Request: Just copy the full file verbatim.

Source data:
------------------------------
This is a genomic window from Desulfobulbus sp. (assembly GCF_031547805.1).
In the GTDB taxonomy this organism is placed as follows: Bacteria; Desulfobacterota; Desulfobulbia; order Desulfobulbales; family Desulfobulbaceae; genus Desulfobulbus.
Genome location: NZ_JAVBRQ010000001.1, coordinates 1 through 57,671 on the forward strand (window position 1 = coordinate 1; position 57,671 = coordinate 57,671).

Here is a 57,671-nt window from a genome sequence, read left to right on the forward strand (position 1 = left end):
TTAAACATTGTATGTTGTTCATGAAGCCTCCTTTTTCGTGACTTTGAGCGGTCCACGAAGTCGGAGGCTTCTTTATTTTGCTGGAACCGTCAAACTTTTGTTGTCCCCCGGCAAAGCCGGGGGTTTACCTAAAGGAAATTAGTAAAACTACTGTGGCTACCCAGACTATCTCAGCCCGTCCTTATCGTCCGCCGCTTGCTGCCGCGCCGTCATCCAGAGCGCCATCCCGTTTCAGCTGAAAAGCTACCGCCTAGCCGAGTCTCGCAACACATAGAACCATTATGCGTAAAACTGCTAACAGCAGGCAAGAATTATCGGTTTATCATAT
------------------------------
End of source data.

This is a genomic window from Desulfobulbus sp. (assembly GCF_031547805.1).
In the GTDB taxonomy this organism is placed as follows: Bacteria; Desulfobacterota; Desulfobulbia; order Desulfobulbales; family Desulfobulbaceae; genus Desulfobulbus.
Genome location: NZ_JAVBRQ010000001.1, coordinates 1 through 57,671 on the forward strand (window position 1 = coordinate 1; position 57,671 = coordinate 57,671).

Here is a 57,671-nt window from a genome sequence, read left to right on the forward strand (position 1 = left end):
TTAAACATTGTATGTTGTTCATGAAGCCTCCTTTTTCGTGACTTTGAGCGGTCCACGAAGTCGGAGGCTTCTTTATTTTGCTGGAACCGTCAAACTTTTGTTGTCCCCCGGCAAAGCCGGGGGTTTACCTAAAGGAAATTAGTAAAACTACTGTGGCTACCCAGACTATCTCAGCCCGTCCTTATCGTCCGCCGCTTGCTGCCGCGCCGTCATCCAGAGCGCCATCCCGTTTCAGCTGAAAAGCTACCGCCTAGCCGAGTCTCGCAACACATAGAACCATTATGCGTAAAACTGCTAACAGCAGGCAAGAATTATCGGTTTATCATAT